• Intel 3-E: a node that provides a large number of input/output (I/O in the jargon) tools to add external memory interfaces, analog components and the like.
  • Intel 3-PT: A node that Intel says combines all of the above capabilities and should be preferred by the industry for its additional performance gains, ease of use for chip designers, finer TSV links, etc.

The reason why Lunar Lake is engraved by TSMC

The two tiles of Lunar Lake are etched by TSMC. The computational tile (called

Both Lunar Lake tiles are etched by TSMC. The compute tile is etched in N3B, the competitor of Intel's node 3.

© Adrian BRANCO for Les Numériques

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If you follow the news surrounding processor launches, you've probably noticed that Intel's next mainstream mobile chip, Lunar Lake, will be partly manufactured on a 3nm node… but by TSMC.

Sunday commentators will therefore not fail to point out the quality of Intel's production. A production for which, at present, there is no quality analysis (transistor density, heating, etc.) or performance – nothing to form an opinion on at the technical or economic level. There is a perfectly rational and logical explanation for the fact that the Lunar Lake logic brick is engraved in TSMC N3, and not with this Intel node. This explanation has nothing technical, but relates to the schedule and methodology of chip development.

As we told you about it in this articleIntel CEO Pat Gelsinger is separating Intel's operations. Instead of being confined to Intel's factories, the engineers who designed Lunar Lake have been given free rein. According to Arik Gihon, an Intel engineer in charge of Lunar Lake's design whom we were able to interview during Computex in Taipei, his “mission was to design the chip with the best performance/watt ratio. And we had complete freedom to choose the processes suited to the design of such a chip.“.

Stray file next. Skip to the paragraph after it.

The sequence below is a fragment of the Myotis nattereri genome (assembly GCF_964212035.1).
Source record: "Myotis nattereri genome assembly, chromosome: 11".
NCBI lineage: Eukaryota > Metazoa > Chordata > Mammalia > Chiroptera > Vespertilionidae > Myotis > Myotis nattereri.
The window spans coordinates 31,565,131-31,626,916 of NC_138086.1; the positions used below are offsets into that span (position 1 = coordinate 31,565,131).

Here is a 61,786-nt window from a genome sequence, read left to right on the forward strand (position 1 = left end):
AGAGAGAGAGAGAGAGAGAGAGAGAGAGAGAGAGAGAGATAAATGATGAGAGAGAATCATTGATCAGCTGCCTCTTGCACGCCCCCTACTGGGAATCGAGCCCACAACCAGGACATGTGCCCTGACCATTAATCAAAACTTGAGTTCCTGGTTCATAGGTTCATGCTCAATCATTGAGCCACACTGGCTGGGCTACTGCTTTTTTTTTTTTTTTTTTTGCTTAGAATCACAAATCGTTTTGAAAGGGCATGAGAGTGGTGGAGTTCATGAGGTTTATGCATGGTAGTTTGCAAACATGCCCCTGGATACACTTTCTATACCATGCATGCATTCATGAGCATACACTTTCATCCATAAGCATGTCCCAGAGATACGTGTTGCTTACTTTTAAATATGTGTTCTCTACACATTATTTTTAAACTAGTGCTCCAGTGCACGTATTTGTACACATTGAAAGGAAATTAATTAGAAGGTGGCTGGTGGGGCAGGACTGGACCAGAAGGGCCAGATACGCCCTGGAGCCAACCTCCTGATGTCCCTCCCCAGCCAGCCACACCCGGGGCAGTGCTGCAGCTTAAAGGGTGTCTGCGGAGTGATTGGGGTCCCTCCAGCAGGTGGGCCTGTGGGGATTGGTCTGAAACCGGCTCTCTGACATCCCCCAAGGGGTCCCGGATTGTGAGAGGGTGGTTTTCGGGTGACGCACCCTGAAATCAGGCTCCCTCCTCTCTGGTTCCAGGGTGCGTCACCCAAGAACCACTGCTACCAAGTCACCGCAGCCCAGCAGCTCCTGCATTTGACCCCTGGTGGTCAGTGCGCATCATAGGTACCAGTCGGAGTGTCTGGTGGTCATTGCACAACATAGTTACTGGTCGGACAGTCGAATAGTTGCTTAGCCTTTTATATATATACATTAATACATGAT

However, it takes between two and five years to design and market such a complex chip. While Intel has just announced the launch of mass production of its Intel Node 3 in June 2024, TSMC had started launching factories in December 2022. You don't need to be a rocket scientist to understand that at the time of the conceptualization of the Lunar Lake bricks, the only node guaranteed to be on time was that of TSMC, which is therefore almost two years ahead of Intel.

Intel engraves in 3 nm and returns to the miniaturization race

A lead that is shrinking every quarter. And which should shrink further by the end of the current year, since the Arrow Lake desktop PC chips should be engraved, at least in part, with the new Intel 20A node — which could be described as 2 nm, even if that is not entirely accurate.

If Intel can ramp up this node — what yields? — and to combine quality and quantity on the next node, Intel 18A planned for mid-2025, the American will have succeeded in its technological bet: launching five nodes in four years (5N4Y). It will then be up to Intel to transform the test by finding customers for its factories. And to never again be left behind, as TSMC has done in recent years. Easier said than done.